His Maricopa residence has been this way for the past year.

That’s about the time he decided to turn his fashion-design hobby into a full-time vocation.

Which might come as a surprise: The Arizona State University alumnus received his degree in mechanical engineering in 2004, but the call of the creative drew him back to the arts.

“My study and practice as a mechanical engineer further fuels my artistic passion and abilities as an artist,” said Aragon, who is from the Acoma Pueblo in New Mexico. Sixty miles west of Albuquerque, the pueblo is known for its pottery and long ancestral line of artists.

“My work is a result of a combination of my artistic vision and technological discipline.”

In June, Aragon was one of 15 artists selected by Phoenix Fashion Week to attend its Emerging Designer Bootcamp. Over a four-month period, he learned the ins and outs of the fashion business, including branding, messaging, margins, profits, team building and public relations.

“We have about 40 different things we teach them in those four months, and then they are tested in real time,” said Brian Hill, executive director of Phoenix Fashion Week. “Loren has great designs, which is the baseline for everything.”

This week Aragon will unveil his spring/summer 2017 collection at the Talking Stick Resort in the East Valley, where hundreds of retailers and an estimated 6,000 people will see a dozen of his new designs. Fashion Week takes place Oct. 13-15.

Aragon’s company is called ACONAV, which represents the Acoma and Navajo tribes. The latter is in tribute to his wife and business partner, Valentina, who hails from the Navajo Nation.

The brand’s mission is to represent part of the Native American culture in high-end fashion, with the idea of evoking the empowerment of the female spirit. Their work is resonating with many in the fashion world.

“ACONAV clothing is beyond description and is different from anything else out there,” said Taté Walker, editor of Phoenix-based Native Peoples Magazine. “The passion, the care and culture infused within each piece are prevalent in every stitch.”

Two years ago Aragon and his wife left good-paying corporate jobs to devote their full-time efforts to ACONAV.

“There’s a lot of 20-hour days and all-nighters,” said Valentina, who runs the business-operations side while her husband is the creative force. “We haven’t hosted any dinner parties in a while because there’s nowhere to sit.”

That devotion caught the attention of Hill, who has become one of Aragon’s biggest cheerleaders.

“He’s all in,” Hill said of Aragon. “Loren should be doing this full-time because he’s that talented. He’s bright, focused and he has the talent to get to the top.”

Aragon has spent the past two decades trying to get to the top. In high school and college he started a greeting-card company, designing one-off cards and selling them at craft shows for pocket money and tuition. He was also gifted mechanically and pursued an ASU degree in mechanical engineering.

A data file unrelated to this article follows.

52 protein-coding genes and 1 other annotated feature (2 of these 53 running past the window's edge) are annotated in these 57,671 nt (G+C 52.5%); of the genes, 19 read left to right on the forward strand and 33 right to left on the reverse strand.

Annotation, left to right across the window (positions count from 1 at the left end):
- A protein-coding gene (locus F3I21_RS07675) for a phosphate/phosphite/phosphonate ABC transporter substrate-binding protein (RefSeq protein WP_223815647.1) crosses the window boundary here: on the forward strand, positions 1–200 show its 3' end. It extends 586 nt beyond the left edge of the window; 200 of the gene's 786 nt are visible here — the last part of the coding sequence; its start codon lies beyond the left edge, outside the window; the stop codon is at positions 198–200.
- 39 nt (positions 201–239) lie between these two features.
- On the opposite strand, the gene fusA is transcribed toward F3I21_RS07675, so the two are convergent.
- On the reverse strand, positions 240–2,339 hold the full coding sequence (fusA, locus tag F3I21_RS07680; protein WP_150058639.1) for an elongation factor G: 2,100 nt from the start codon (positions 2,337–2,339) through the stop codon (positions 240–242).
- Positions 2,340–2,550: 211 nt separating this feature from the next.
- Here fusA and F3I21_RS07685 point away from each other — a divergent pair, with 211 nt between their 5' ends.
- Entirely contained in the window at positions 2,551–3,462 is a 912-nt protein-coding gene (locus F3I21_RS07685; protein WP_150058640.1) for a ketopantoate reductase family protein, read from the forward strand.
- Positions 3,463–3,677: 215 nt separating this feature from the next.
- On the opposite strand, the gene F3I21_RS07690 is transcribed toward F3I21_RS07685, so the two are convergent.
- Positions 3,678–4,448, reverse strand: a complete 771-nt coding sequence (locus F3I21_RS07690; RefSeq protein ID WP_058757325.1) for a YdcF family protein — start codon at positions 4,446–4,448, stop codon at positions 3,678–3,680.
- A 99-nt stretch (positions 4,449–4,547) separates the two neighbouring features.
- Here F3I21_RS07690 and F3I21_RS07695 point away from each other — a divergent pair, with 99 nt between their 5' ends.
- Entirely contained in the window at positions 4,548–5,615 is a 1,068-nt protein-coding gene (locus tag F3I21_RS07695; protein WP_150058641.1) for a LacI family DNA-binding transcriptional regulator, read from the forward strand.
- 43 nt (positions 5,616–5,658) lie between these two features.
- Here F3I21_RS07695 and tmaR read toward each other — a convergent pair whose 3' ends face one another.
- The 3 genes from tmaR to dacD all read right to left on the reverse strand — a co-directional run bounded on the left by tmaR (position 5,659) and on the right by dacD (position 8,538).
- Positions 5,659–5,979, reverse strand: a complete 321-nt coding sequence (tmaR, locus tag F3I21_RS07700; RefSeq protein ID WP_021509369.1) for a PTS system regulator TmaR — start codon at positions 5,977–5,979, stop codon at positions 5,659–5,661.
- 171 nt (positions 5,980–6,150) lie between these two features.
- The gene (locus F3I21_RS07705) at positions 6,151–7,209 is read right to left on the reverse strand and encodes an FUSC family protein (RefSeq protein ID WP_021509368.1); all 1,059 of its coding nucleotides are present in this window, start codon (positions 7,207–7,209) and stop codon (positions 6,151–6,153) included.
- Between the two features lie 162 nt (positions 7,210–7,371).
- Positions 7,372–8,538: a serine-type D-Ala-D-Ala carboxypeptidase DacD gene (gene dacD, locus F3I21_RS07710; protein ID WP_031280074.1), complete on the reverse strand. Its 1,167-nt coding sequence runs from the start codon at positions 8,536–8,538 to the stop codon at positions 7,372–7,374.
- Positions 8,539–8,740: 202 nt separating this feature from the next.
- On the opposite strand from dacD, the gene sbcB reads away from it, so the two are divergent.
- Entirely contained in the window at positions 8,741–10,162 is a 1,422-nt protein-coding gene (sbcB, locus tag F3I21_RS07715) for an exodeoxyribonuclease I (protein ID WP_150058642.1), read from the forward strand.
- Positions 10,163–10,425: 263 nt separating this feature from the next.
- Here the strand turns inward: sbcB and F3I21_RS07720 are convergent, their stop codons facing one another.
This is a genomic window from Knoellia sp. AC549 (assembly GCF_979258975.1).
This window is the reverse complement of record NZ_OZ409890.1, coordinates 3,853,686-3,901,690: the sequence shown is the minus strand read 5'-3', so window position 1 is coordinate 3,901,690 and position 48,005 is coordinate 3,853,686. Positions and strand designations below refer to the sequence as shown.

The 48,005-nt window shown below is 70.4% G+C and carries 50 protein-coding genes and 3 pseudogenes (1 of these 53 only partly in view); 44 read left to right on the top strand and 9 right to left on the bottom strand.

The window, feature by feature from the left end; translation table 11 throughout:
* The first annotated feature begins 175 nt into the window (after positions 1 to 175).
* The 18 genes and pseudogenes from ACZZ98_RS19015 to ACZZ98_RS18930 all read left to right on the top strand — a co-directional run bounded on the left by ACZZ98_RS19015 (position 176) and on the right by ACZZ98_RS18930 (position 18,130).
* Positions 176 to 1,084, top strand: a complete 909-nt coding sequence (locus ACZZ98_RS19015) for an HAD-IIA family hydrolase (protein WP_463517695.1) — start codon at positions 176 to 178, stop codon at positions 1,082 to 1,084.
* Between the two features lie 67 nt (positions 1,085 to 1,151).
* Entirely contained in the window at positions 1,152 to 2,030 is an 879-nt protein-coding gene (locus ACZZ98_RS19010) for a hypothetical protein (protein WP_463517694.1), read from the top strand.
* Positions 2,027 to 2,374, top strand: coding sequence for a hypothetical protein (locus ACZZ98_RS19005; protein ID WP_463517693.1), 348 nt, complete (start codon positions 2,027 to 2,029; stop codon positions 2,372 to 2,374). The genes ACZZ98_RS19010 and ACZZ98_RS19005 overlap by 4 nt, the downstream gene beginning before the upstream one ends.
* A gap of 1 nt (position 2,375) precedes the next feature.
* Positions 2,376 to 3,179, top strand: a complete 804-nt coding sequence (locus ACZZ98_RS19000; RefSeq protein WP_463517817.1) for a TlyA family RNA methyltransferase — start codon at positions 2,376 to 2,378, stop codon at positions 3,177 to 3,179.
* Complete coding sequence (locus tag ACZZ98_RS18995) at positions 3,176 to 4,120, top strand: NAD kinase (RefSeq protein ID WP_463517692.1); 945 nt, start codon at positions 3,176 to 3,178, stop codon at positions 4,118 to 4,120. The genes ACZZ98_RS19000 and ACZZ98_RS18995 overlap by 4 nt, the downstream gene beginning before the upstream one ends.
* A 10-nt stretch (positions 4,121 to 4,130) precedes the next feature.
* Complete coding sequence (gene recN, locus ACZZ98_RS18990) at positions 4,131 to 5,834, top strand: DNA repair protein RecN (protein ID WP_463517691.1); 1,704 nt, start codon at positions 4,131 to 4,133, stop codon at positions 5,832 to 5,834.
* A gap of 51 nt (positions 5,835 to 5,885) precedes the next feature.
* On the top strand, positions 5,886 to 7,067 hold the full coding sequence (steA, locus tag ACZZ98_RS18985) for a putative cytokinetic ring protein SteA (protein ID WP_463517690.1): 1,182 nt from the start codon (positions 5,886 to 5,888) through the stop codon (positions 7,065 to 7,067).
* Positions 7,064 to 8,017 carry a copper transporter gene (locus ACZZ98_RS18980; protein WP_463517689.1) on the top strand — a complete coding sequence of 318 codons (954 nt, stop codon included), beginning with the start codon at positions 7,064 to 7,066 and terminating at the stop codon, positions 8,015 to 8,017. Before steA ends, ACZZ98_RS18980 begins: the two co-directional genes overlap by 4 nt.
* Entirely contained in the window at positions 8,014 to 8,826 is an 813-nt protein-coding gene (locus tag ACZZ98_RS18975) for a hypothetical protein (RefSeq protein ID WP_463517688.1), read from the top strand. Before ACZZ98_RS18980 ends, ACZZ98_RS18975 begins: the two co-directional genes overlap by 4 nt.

His artistic side was pushed aside for several years as he pursued a successful career testing vehicles and designing military seats and training weapons — pushed aside, that is, until an August 2008 visit to the Santa Fe Indian Market. He was amazed by the amount of contemporary Native American art for sale and sensed a movement was afoot.

“Native American art is traditionally basket weaving, rugs, pottery and silversmith jewelry,” Aragon said. “When I walked around I discovered graphics, painting, photography and sculpture. People were taking their culture and putting it on their art in a lot of different ways. I wanted to find a way to do that, too.”

Aragon was inspired by that visit and renewed his dedication to his once-dormant company. He branched out into illustration, jewelry and sculpting, and he even created a line of street wear. That eventually morphed into women’s couture evening wear when he created a traditional dress with a modern twist.

The polychrome-patterned dress, which he still keeps at home and loans out for special occasions, won first place at the Santa Fe Indian Market in 2013. Since then, orders for his work steadily came in through street fairs, trade shows and his website.

Most of Aragon’s collections display the influences of the pottery designs of the Acoma people with traditional elements as highlights to modern looks. He uses mostly high-end silks and cotton sateens because “they give off a symbol of elegance.”

Aragon hopes Phoenix Fashion Week will be the launching pad for brand success, as each piece of clothing is “an extension of my life, love, creativity and prayers.”

His hope is to eventually have a brick-and-mortar store with a studio, where patrons can buy made-to-order bridal wear, evening attire and cocktail dresses.

Valentina says that idea is appealing on many levels.

“I’d like to host a dinner party again in my lifetime,” she said. “For once I’d like to wake up and not see a dress form or rack of clothes in my entryway.”

 

 

Phoenix Fashion Week

What: A series of runway shows at the leading fashion-industry event in the Southwest.

When: Oct. 13-15. The ACONAV show will be at 7:30 p.m. Oct. 15.

Where: Talking Stick Resort, 9800 Talking Stick Way, Salt River Reservation (near Scottsdale).

Details: phoenixfashionweek.com.

 

Top photo by Charlie Leight/ASU Now

Reporter , ASU Now